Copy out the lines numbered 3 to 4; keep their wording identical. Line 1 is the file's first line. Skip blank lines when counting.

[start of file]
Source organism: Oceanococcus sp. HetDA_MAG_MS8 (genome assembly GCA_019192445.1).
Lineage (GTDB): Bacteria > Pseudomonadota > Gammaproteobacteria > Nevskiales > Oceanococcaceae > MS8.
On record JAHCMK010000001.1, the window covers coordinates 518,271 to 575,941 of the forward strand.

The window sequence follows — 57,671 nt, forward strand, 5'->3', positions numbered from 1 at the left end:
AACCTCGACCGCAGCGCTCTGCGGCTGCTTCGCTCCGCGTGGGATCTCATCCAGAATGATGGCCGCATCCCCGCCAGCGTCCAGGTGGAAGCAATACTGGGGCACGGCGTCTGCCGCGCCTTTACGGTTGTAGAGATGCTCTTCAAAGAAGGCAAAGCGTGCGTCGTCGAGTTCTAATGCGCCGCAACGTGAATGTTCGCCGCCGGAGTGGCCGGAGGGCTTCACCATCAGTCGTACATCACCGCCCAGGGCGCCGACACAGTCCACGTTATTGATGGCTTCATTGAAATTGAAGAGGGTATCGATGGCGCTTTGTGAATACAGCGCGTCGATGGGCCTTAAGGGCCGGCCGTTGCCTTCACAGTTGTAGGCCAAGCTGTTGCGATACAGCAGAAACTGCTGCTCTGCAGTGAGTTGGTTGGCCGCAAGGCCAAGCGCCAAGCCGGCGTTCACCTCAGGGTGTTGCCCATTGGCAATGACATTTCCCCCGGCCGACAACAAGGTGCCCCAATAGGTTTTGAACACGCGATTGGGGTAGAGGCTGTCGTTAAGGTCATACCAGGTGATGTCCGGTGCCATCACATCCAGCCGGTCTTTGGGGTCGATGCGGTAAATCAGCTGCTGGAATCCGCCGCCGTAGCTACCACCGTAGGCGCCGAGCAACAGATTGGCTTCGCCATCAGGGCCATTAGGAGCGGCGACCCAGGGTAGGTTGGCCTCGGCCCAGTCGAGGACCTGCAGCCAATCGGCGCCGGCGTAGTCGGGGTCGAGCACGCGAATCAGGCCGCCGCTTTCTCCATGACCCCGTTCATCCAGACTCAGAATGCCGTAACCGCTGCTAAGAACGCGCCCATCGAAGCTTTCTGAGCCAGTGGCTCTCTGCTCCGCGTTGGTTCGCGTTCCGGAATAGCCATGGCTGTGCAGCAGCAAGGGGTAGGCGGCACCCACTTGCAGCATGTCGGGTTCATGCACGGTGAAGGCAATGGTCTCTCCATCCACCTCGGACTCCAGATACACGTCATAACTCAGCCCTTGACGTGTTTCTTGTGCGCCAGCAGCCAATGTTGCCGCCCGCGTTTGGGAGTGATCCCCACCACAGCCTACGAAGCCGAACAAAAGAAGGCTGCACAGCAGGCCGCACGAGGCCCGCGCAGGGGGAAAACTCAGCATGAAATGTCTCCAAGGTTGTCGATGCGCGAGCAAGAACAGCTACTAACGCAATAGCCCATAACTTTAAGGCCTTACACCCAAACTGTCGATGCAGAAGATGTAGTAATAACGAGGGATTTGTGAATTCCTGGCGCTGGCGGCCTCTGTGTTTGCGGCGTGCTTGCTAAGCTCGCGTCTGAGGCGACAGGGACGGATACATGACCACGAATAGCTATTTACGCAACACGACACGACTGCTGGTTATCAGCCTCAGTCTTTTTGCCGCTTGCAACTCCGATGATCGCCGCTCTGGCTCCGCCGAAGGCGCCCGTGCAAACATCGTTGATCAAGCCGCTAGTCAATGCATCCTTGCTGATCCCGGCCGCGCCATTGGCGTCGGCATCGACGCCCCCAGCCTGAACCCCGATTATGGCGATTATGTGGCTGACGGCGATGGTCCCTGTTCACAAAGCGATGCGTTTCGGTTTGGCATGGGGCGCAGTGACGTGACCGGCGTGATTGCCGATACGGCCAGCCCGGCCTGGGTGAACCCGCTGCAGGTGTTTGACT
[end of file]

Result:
On record JAHCMK010000001.1, the window covers coordinates 518,271 to 575,941 of the forward strand.

The window sequence follows — 57,671 nt, forward strand, 5'->3', positions numbered from 1 at the left end: